Streetwise Professor

September 25, 2013

Kemp Fails to Convince

Filed under: Commodities,Derivatives,Economics,Energy,Financial crisis,Politics,Regulation — The Professor @ 6:51 pm

My frequent sparring partner, John Kemp of Reuters, reads the IHS study justifying the benefits of bank involvement in commodity markets, and is not convinced. I agree that the report is rather lame, but am not convinced by Kemp’s critique, and the policy implications he draws.

One of Kemp’s points is that banks are not essential to the purchase, sale, transportation, storage, or processing of commodities.  Other entities, most notably commodity trading firms like Vitol or Glencore or Trafigura, can provide the same services as the banks.

This is true, but beside the point.  There are few types of firms that are utterly essential, with no substitutes.  Even banks are not irreplaceable in the functions that Kemp, and others, agree is appropriate for them.  Their core function of providing credit can be performed by the capital markets.  Or loan sharks.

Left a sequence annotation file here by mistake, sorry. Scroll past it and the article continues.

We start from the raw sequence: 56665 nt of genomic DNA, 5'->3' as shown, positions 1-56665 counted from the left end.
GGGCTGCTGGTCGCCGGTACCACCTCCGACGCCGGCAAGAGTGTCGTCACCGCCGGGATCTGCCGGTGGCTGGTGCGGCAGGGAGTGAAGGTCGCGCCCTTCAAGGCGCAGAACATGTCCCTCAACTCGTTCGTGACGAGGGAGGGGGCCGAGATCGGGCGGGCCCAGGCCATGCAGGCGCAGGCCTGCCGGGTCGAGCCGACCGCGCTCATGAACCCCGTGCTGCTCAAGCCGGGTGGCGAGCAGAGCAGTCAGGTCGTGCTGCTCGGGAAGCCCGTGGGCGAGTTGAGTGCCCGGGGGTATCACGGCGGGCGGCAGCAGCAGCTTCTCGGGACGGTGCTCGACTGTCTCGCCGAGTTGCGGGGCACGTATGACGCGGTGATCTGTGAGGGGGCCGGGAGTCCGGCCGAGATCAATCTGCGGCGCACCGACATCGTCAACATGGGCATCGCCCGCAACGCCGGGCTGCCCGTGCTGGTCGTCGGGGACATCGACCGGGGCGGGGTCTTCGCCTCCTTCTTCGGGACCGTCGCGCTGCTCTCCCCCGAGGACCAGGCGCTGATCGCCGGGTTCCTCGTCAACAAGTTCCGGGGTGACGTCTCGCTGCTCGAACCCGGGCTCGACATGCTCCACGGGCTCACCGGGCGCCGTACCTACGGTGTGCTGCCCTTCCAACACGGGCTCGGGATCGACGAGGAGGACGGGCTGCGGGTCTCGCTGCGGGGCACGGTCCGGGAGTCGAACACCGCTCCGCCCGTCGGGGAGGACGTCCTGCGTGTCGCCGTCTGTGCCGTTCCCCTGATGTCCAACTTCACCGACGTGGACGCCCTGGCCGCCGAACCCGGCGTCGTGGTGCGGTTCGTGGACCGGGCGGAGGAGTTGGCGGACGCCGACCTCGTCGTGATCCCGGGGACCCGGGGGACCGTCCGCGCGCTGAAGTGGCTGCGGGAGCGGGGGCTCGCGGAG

The fact that banks can profit as a result of their activities in physical commodities should create a rebuttable presumption that they are providing economic value.  In a reasonably competitive market, where costs and benefits are internalized, firms that survive do so because they can provide a good or service of equal or better quality at equal or lower cost to other potential suppliers.  Indeed, in these circumstances, all active sellers have marginal costs that are approximately equal: cost functions determine the relative outputs of the active suppliers.   Driving out suppliers who can profitably service part of the market will drive up prices, reduce output, and reduce welfare: some of the output supplied by the eliminated firms will go unproduced, and the rest produced at higher cost.